Please allow me to introduce myself
I’m a man of (moderate) wealth and (questionable) taste
I’ve been around for a long, long year
Fought for the State of Illinois’s soul and faith
I was around when Blagojevich
Had his moment of doubt and pain
Made damn sure the Senators
Washed their hands and sealed his fate
Pleased to meet you
Hope you read my books
But what’s puzzling you
Is the nature of their hooks.
Okay, wore that joke a little thin in the last verse. Some of you might be too young to even catch the Stones reference. My name is David Ellis. My friends call me Dave. I’m a Chicago novelist who, for the past couple of years, has not lived in Chicago and hasn’t done much novel writing. How’s that for an intro? My day job as a lawyer has taken a rather central role since I came down to Springfield and became the legal counsel for House Speaker Michael J. Madigan. This coincided with the moment in time that our former Governor, Mr. Blagojevich, accelerated his narcissistic and corrupt ways that ultimately led to his arrest last December on federal corruption charges…
… which led to me serving as the House Prosecutor who tried and convicted the Governor before the Illinois Senate. To say the least, it was an historic and unforgettable experience. I tell you this, not because I wish to brag, but because—well, actually, it was mostly to brag. It also explains why I’ve fallen behind in writing novels.
I have five books under my belt so far. The first few are generally described as legal thrillers. In stark contrast, the last couple have been thrillers about lawyers. Yes, I know—the versatility. By the way, I also consider them mysteries because they feature unsolved murders, which is cool for me because I always get selected for that ubiquitous book convention panel titled, “What’s the difference between a thriller and a mystery?” I always thought with the best books, you couldn’t tell the difference.
I absolutely love being a novelist and never take it for granted. I look forward to having this chance to talk books, crime, politics (though I will probably have to watch myself), and most of all, writing. I like to take chances and try new things and write about stuff I’ve never covered before, which is sometimes maddening to my publisher, but essential for me.
I wrote my fourth book, In the Company of Liars, backwards—in reverse chronological order—almost on a dare to myself. I wanted to challenge myself and you, the reader. I got an interesting reaction from most people, including my agent at the time: People didn’t think mystery readers would want to undertake the project of a reading a novel that goes backwards in time, from the end to the beginning.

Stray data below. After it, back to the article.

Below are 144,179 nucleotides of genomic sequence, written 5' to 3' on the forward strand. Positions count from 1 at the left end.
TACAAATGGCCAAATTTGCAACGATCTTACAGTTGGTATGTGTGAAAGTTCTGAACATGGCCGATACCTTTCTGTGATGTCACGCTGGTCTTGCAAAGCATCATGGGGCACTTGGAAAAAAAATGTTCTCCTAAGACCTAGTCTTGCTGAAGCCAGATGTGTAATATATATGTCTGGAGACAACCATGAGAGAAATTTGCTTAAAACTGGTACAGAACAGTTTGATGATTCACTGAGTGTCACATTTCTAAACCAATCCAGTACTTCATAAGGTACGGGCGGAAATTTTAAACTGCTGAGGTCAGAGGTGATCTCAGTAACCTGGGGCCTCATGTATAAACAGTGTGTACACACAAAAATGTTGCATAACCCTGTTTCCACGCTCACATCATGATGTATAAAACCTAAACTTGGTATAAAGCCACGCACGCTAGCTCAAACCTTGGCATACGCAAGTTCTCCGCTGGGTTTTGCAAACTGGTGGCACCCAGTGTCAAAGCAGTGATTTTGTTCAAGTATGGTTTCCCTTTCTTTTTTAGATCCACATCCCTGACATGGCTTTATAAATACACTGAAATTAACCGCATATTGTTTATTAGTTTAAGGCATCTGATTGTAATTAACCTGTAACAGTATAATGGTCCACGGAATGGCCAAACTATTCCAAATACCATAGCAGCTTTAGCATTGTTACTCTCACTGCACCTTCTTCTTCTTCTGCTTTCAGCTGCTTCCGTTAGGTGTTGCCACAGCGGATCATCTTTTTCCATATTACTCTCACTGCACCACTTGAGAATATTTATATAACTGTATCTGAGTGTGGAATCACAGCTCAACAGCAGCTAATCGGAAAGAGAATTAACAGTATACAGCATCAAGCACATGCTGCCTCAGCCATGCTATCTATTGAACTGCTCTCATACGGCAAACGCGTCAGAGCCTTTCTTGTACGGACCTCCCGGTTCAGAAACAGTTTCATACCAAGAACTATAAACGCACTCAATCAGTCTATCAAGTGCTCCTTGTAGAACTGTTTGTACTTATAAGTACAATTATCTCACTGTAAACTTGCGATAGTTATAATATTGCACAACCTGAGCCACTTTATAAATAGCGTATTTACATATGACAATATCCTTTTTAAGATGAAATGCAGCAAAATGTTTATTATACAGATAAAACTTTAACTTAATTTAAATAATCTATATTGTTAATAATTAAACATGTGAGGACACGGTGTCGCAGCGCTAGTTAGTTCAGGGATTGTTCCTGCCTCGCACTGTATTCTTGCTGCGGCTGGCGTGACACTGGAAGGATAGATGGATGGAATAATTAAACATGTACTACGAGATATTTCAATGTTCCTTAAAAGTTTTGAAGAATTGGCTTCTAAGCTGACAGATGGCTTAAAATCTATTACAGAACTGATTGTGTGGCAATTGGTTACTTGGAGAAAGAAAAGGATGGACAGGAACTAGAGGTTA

And to their surprise, not mine, they were wrong. It certainly wasn’t for everyone, and I did get some negative mail for the first time, but the overall reaction was very positive. (Maybe it was the corny marketing that did it: “The end is just the beginning!”)
Point being, I still believe that in this world of entertainment that gives us 3 CSI’s and 3 Law and Orders, and where most of the bestselling novelists feature series characters, your everyday reader still likes a challenge.
Look, I’m not very plugged in, as they say, in the book community. I haven’t been able to hit many bookstores or attend conventions lately; I would struggle to name five literary agents (and two of them are mine); when my fellow authors were pondering the effects of Kindle on the publishing world, I was pondering, “What the hell is Kindle?” So I may not be too helpful at giving marketing advice. (My fellow bloggers, Libby and Laura, would be happy to attest to this fact.)
But I can say this much: The old adage, write what you know? I say, write what you love. Whenever I find myself bored with what I am writing, I delete it and move on. If I can’t even be interested writing it, how can I expect you to enjoy reading it? Enthusiasm is infectious. It bleeds onto the page.
It seems to me, admittedly from a distance, that a lot of novelists are rather cautious. We think about the business and try to find the right niche to make a splash. Grisham and Turow got hot and everyone wrote legal thrillers. Dan Brown went crazy and everyone’s writing conspiracies. (I was waiting for CSI: Opus Dei.) Hey, that’s cool. I’m not being judgmental. We’re all trying to make it in an increasingly tough business.
But I say, if you’re passionate about what you write, it will shine through, and you’ll be at your best as a novelist. All spin and splash aside, I continue to believe that the best ticket to sustainable success is simply writing a great novel, no matter the genre or theme. It would be great if you could summarize your novel in a catchy 3-sentence elevator pitch, too, but don’t put the cart before the horse here.
Everyone get that? Write.A.Good.Book. That is my magical prescription for success. Next time, I’ll reveal that the key to being a bestseller is to sell a lot of books.